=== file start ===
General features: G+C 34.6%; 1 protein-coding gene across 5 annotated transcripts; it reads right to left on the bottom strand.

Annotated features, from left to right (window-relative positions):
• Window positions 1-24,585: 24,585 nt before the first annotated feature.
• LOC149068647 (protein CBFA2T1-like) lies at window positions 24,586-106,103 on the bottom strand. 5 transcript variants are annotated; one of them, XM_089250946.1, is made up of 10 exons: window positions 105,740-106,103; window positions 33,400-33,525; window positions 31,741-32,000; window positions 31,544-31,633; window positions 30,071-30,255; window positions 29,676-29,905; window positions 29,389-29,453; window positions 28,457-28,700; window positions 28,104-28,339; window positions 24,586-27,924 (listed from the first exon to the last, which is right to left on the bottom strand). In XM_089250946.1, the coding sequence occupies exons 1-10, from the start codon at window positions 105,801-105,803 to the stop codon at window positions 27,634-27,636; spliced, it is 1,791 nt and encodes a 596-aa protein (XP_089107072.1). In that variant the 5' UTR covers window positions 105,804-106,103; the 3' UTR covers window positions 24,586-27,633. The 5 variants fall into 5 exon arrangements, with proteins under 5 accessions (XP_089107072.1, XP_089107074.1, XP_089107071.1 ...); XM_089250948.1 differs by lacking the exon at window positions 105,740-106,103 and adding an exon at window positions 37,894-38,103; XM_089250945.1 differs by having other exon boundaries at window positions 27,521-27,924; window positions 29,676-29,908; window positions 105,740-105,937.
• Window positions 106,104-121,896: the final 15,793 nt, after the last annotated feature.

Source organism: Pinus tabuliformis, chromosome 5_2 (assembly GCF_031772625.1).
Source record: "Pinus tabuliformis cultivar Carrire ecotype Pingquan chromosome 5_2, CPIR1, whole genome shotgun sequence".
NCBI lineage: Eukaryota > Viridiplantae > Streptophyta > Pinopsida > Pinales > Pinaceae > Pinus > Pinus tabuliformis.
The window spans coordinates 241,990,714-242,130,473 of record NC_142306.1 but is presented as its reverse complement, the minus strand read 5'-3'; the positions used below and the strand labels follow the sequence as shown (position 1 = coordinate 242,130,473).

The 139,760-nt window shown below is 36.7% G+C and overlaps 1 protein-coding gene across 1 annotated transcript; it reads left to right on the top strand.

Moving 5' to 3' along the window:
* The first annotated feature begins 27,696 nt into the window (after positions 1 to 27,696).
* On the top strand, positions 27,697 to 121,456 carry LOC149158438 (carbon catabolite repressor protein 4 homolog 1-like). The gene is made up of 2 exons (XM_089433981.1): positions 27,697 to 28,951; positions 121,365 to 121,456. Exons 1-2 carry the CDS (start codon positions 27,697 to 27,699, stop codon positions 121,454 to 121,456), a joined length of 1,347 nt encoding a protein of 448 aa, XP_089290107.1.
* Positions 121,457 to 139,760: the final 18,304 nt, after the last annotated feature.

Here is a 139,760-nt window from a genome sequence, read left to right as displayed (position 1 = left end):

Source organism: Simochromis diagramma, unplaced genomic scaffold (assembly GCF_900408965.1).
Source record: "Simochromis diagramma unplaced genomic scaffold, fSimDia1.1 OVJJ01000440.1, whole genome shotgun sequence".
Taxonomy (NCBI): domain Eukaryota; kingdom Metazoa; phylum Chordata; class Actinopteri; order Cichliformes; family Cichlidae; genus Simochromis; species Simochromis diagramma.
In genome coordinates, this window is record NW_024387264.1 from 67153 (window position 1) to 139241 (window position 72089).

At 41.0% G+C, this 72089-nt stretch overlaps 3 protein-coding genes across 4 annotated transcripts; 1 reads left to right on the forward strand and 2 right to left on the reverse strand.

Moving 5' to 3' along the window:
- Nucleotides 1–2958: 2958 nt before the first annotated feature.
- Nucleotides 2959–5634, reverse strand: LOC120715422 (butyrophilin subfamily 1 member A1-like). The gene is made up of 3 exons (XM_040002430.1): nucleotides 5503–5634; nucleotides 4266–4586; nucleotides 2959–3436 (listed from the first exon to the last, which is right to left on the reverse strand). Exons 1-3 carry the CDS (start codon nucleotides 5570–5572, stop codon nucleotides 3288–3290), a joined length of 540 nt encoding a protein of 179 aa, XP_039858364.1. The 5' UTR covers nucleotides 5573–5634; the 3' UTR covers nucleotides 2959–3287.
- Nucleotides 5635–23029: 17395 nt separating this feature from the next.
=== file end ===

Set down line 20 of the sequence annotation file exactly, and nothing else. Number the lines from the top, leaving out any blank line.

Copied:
At 41.0% G+C, this 72089-nt stretch overlaps 3 protein-coding genes across 4 annotated transcripts; 1 reads left to right on the forward strand and 2 right to left on the reverse strand.